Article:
From the work we have carried out over the past 3 years with Helen Beetham, Dave White, Rhona Sharpe, Liz Browne and Ellen Lessner, under the Digital Student project and the Change agents’ network, the development of the student digital experience is complex and should be informed by learners’ expectations and experiences of technology. Learners should have opportunities to share their ideas about how their digital experience can be improved. Presentations from learners to senior managers and governors can be powerful enablers for driving change. How many colleges have a student representative on their digital strategy working group? Feeding back to learners on how their ideas may or may not be taken forward is also important so their views are valued and you are closing the feedback loop. My recent presentation summarises the key findings from these projects.
When asking colleges the question – how do you currently gather learners’ expectations and experiences of technology?, there were some excellent examples of practice from short surveys in VLEs at the end of each module, learner voice surveys, focus groups, student rep meetings, digital literacy surveys, SPOC etc. Although when we discussed this in more detail, there is still a lack of emphasis on the digital aspects and also a lack of analysis and bringing together of the data collected to have a ‘digital lens’. A longitudinal view is also rarely available. Hence the work we are carrying out under the Digital Student Data Service.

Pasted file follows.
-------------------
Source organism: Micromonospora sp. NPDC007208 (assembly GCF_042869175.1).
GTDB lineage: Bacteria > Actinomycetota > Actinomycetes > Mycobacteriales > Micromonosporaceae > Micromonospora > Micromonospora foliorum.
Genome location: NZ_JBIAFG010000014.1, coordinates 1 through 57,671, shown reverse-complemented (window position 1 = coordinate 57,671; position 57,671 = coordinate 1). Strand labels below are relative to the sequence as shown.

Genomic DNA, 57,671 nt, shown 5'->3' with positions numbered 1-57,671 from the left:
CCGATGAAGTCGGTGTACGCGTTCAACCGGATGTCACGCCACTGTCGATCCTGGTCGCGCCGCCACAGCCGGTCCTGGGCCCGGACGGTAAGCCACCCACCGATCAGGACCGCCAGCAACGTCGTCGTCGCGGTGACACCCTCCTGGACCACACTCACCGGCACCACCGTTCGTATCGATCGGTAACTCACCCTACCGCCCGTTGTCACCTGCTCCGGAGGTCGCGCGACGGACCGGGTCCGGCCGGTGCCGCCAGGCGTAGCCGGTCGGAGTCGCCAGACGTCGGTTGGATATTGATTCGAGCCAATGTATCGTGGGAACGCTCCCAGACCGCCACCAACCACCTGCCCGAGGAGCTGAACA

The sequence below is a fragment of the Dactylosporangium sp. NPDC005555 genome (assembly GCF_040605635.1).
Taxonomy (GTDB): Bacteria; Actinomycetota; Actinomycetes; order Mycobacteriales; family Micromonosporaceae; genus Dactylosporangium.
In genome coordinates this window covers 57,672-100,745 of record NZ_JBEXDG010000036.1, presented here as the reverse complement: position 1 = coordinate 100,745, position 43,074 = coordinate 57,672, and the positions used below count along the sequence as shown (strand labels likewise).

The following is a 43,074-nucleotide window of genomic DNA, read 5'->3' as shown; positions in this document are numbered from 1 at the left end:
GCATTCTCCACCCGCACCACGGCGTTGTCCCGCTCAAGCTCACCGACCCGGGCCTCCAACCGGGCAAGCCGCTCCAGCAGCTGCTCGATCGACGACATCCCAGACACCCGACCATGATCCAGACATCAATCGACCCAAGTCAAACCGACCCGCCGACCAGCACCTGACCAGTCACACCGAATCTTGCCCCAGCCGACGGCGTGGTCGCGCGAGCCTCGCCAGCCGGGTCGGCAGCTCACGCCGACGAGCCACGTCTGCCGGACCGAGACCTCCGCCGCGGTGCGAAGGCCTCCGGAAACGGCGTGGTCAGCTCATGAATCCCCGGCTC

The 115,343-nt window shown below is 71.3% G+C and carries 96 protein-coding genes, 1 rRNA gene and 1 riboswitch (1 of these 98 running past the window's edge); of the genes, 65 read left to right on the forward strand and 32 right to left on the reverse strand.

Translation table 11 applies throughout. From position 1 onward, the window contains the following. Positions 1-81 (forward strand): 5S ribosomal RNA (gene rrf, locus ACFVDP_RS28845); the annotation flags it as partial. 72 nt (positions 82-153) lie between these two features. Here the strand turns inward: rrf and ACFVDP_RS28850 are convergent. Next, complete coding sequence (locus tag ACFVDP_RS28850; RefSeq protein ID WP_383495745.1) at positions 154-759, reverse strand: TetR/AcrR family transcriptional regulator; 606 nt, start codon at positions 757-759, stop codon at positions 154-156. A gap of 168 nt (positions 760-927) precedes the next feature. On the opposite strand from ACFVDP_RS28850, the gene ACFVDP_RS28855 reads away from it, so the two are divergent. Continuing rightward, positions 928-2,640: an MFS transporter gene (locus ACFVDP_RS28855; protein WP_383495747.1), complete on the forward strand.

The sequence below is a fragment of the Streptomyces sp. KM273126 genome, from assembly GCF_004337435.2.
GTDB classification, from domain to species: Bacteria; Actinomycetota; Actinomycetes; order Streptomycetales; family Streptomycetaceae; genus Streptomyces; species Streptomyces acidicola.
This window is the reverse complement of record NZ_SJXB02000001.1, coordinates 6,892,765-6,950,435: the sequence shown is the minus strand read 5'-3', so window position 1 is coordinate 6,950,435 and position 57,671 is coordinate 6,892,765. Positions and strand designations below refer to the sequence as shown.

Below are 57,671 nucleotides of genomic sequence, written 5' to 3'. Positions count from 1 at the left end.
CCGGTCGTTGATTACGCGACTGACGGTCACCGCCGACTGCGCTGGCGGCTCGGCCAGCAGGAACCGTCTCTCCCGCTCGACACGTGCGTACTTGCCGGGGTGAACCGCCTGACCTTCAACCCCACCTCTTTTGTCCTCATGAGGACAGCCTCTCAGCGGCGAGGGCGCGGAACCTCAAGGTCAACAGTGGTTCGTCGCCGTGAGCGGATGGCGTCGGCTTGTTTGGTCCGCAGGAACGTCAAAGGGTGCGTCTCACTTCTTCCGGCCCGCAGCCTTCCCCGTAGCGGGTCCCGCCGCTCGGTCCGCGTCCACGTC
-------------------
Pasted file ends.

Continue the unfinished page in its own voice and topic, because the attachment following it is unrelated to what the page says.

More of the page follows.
Asking colleges, how do you engage your learners in the development of the digital environment/digital strategy? is a more difficult question to answer. At course level there are mechanisms and channels to encourage feedback, but less so at a strategic level. The importance of engaging student unions and class reps in these discussions was raised as something we need to do better. Look for opportunities to encourage learner participation in digital working groups for example.
Learners in our Digital student studies saw the digital experience as an opportunity to contribute and get involved. Digital engagement methods such as social media, padlets, twitter walls, vox pops etc are popular and once established can be used for other issues too. Digital students are different – it is important that the experience of different groups is represented. Learners can get involved in different ways e.g. advocate, researcher, representative, intern, change agent, project lead, buddy, mentor, designer. This is an issue which can help change relationships between staff and students.
There are some excellent examples of practice from colleges who are appointing digital leaders, digital ambassadors, digipals as a way of empowering students in discussions and decisions around their digital experience. Blackburn College, Procat, Portsmouth College and Barnet and Southgate College are all seeing the benefits of working in partnership with their learners to drive forward curriculum change with technology. See the presentation from the HE Digital Leaders course on Students as partners.
A reminder of the resources and guidance which is available to colleges and providers to support them with gathering their learners’ expectations and experiences of technology. These include:
– Digital Student card sort and guidance on running learner focus groups
– Digital Student learner profile form
– Digital Students are different posters
– Enhancing the student digital experience postcards
– Jisc – NUS Benchmarking the student digital experience
– Enhancing the student digital experience online guide
– Developing successful student-staff partnerships
I would like to hear your ideas on how you are engaging your learners. Please follow #digitalstudent to keep updated on the developments of the Digital Student project for skills and also around the developments of a possible digital student data service.